For some people, it's a house. For others, it's a car... or two. Or maybe student loan debt. For some frac sand mines, it's a few hours, if that.
Last month Alpine Sand, operating near Arcadia, in Trempealeau County, was fined $80,000 for violating storm water regulations. Their facility was originally cited by the DNR in October 2012 for mismanaging storm water. Then sand and sediment washed into a tributary of Newcomb Valley Creek on multiple occasions in 2013.
What does $80,000 mean to a frac sand mine?
According to the Wall Street Journal, in April the going rate for frac sand was $56 per ton (not including transportation or handling costs). We know that Alpine Sand is permitted to haul 180 loads a day from this particular mine. If we assume that one truckload typically carries about 20 tons (a figure I have heard for other operations), then we might estimate that Alpine Sand moves about 3,600 tons per day.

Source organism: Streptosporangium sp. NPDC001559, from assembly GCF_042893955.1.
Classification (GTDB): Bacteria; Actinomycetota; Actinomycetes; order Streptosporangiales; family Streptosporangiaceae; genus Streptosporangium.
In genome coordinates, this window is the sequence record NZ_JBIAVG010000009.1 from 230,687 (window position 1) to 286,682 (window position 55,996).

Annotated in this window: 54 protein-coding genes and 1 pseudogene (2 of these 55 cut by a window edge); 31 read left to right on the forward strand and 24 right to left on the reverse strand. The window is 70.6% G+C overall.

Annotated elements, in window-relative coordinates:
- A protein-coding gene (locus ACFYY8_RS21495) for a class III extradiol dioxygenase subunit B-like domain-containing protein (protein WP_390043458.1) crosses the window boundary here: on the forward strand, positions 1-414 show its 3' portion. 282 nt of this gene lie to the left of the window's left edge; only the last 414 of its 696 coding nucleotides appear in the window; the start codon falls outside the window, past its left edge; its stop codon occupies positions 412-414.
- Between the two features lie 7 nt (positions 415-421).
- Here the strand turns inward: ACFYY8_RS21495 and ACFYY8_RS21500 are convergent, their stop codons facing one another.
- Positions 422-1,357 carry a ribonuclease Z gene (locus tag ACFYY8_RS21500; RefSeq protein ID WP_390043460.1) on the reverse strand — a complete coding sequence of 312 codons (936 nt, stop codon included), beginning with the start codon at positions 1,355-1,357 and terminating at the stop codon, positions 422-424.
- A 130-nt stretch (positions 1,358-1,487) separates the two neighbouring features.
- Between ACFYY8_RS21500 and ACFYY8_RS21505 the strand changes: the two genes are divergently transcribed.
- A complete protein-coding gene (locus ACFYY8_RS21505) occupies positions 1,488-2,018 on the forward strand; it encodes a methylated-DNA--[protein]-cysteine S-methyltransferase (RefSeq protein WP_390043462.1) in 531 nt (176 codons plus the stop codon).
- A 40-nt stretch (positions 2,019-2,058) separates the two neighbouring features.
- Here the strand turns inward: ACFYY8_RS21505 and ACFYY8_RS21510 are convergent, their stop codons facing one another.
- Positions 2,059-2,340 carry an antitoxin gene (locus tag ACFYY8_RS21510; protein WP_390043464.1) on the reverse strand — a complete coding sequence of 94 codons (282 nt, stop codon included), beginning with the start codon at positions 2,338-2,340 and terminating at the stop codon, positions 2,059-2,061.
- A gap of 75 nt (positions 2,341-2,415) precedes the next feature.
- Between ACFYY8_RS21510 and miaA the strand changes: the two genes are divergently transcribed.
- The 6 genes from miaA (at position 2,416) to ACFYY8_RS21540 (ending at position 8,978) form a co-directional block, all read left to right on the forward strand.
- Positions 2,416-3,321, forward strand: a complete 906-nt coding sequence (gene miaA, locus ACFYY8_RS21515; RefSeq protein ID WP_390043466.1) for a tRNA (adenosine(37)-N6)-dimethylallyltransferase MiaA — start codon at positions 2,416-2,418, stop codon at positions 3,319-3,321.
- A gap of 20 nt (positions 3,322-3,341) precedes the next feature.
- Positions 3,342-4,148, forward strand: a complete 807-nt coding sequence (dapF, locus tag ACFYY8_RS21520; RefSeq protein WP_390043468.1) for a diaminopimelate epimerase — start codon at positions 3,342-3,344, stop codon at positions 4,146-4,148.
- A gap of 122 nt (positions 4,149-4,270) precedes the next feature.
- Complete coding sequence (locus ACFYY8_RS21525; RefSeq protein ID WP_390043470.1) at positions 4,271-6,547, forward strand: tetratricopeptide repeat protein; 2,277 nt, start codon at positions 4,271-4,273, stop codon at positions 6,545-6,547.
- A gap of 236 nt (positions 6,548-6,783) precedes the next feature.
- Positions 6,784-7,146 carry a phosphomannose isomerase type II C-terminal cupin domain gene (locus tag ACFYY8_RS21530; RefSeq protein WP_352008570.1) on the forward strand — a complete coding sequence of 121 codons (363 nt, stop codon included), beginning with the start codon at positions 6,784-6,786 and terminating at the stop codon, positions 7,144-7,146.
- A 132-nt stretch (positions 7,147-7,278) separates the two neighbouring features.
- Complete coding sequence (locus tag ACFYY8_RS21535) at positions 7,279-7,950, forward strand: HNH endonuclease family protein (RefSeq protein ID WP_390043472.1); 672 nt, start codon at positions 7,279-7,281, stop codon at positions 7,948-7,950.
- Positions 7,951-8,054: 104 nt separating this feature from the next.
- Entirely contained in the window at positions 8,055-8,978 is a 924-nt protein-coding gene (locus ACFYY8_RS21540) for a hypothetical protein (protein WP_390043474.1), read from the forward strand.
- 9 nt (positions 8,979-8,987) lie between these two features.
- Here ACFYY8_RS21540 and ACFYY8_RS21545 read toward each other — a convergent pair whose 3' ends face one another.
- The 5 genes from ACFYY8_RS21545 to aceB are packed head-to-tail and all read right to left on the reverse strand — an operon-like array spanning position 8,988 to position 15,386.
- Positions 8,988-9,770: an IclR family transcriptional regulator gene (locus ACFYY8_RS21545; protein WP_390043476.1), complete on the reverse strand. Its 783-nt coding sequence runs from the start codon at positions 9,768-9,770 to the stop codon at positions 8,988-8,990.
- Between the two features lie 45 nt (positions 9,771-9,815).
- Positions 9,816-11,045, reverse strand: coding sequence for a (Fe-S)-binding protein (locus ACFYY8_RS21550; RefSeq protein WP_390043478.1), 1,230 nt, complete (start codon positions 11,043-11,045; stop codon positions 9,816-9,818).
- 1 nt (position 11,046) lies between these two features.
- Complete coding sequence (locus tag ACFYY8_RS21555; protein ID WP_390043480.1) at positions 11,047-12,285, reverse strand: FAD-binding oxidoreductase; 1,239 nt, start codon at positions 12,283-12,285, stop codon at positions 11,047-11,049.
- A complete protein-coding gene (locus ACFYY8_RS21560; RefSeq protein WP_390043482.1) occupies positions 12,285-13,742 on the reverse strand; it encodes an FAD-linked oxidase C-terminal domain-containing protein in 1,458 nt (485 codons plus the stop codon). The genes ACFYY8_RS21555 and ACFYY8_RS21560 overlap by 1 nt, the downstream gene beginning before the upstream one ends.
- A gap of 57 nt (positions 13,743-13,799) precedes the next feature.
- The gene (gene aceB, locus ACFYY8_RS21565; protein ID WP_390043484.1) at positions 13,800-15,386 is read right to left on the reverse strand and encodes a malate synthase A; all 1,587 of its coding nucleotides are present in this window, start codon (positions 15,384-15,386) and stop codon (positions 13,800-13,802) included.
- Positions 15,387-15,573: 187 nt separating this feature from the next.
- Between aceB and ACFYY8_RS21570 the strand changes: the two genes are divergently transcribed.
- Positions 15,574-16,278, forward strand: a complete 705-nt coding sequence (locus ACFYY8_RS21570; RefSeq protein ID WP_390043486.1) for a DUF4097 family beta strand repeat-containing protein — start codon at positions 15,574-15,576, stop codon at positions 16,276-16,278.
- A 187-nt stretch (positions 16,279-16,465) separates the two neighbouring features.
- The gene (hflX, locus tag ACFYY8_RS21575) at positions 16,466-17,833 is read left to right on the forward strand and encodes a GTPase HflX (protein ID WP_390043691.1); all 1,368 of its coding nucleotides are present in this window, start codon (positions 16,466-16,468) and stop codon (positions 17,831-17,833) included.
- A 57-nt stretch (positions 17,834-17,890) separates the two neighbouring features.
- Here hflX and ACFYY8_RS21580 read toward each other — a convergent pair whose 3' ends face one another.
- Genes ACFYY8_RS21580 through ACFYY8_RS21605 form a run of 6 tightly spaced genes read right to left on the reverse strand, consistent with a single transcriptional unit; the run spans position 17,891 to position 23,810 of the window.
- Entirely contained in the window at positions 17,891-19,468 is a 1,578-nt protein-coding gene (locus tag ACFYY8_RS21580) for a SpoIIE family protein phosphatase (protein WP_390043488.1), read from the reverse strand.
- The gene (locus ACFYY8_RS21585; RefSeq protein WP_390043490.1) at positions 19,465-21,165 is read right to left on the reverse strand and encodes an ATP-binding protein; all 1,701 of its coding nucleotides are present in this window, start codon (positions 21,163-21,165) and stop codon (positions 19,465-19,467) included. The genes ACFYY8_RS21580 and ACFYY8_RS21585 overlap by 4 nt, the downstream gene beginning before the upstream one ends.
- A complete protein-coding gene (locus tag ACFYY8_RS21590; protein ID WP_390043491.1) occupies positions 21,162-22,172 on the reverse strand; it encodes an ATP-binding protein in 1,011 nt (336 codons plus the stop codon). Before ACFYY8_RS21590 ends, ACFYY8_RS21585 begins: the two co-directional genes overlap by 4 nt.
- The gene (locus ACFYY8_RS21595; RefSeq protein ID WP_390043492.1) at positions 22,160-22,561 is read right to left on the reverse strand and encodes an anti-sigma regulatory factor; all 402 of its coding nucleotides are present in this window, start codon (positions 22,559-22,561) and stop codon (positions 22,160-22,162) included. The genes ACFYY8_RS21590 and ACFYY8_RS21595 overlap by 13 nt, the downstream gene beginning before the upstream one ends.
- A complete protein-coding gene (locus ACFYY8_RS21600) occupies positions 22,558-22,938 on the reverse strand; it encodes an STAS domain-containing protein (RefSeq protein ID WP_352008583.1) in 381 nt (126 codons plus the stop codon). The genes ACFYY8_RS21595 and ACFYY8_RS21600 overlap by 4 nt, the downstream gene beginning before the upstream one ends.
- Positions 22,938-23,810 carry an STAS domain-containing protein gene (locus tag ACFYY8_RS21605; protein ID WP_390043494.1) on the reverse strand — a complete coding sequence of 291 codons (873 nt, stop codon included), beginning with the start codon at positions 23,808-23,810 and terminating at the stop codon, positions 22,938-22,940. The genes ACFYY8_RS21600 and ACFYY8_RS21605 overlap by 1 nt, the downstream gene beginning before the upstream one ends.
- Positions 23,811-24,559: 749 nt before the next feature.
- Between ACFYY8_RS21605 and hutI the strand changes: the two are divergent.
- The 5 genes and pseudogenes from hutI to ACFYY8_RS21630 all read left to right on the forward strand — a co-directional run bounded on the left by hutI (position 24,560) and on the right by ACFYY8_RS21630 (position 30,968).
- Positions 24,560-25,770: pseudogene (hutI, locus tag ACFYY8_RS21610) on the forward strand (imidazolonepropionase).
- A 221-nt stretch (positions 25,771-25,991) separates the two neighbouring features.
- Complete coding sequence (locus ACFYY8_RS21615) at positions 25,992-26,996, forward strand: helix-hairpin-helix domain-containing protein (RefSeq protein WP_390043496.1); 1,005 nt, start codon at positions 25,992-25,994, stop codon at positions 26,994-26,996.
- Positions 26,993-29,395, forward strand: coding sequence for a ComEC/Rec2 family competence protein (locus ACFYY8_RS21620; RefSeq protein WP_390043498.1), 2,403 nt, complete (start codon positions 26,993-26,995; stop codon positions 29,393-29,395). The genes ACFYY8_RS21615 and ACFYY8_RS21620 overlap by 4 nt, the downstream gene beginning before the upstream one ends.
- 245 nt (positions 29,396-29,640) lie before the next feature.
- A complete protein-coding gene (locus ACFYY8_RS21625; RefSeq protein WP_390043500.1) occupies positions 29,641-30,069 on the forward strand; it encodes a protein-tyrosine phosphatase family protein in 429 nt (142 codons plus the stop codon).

That means they move about $201,600 worth of sand, daily. If they operate every day, that's $1,411,200 per week. Eighty grand doesn't seem to represent a very big dent in their revenue stream.
What does such a modest fine mean for frac sand mining in general? Well, the Wall Street Journal recently boasted about a Texas-based investment firm striking it rich with Wisconsin frac sand, scoring gains of $1.4 billion on a $91 million investment. Read that again. $1.4 billion. Billion.
I wonder if an $80,000 fine will really encourage these out-of-state billionaires to take environmental standards seriously?